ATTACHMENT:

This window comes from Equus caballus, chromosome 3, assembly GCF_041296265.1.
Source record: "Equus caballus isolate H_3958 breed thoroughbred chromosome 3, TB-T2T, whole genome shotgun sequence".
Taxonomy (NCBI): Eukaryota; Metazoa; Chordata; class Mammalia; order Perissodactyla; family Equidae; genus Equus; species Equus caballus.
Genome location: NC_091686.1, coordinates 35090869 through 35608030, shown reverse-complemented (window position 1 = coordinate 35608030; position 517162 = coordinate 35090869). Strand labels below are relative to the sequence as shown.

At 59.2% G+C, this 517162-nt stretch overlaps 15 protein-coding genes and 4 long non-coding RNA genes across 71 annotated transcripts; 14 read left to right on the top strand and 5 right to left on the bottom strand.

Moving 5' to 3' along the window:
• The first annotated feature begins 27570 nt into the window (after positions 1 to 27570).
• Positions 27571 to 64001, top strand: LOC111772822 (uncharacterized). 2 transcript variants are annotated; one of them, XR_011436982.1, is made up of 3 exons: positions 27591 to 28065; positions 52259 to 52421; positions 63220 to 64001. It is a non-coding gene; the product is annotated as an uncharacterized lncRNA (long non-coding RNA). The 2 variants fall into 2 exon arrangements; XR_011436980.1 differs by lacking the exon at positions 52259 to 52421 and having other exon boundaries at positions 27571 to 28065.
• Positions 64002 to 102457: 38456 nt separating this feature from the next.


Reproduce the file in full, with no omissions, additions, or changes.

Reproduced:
This window comes from Equus caballus, chromosome 3, assembly GCF_041296265.1.
Source record: "Equus caballus isolate H_3958 breed thoroughbred chromosome 3, TB-T2T, whole genome shotgun sequence".
Taxonomy (NCBI): Eukaryota; Metazoa; Chordata; class Mammalia; order Perissodactyla; family Equidae; genus Equus; species Equus caballus.
Genome location: NC_091686.1, coordinates 35090869 through 35608030, shown reverse-complemented (window position 1 = coordinate 35608030; position 517162 = coordinate 35090869). Strand labels below are relative to the sequence as shown.

At 59.2% G+C, this 517162-nt stretch overlaps 15 protein-coding genes and 4 long non-coding RNA genes across 71 annotated transcripts; 14 read left to right on the top strand and 5 right to left on the bottom strand.

Moving 5' to 3' along the window:
• The first annotated feature begins 27570 nt into the window (after positions 1 to 27570).
• Positions 27571 to 64001, top strand: LOC111772822 (uncharacterized). 2 transcript variants are annotated; one of them, XR_011436982.1, is made up of 3 exons: positions 27591 to 28065; positions 52259 to 52421; positions 63220 to 64001. It is a non-coding gene; the product is annotated as an uncharacterized lncRNA (long non-coding RNA). The 2 variants fall into 2 exon arrangements; XR_011436980.1 differs by lacking the exon at positions 52259 to 52421 and having other exon boundaries at positions 27571 to 28065.
• Positions 64002 to 102457: 38456 nt separating this feature from the next.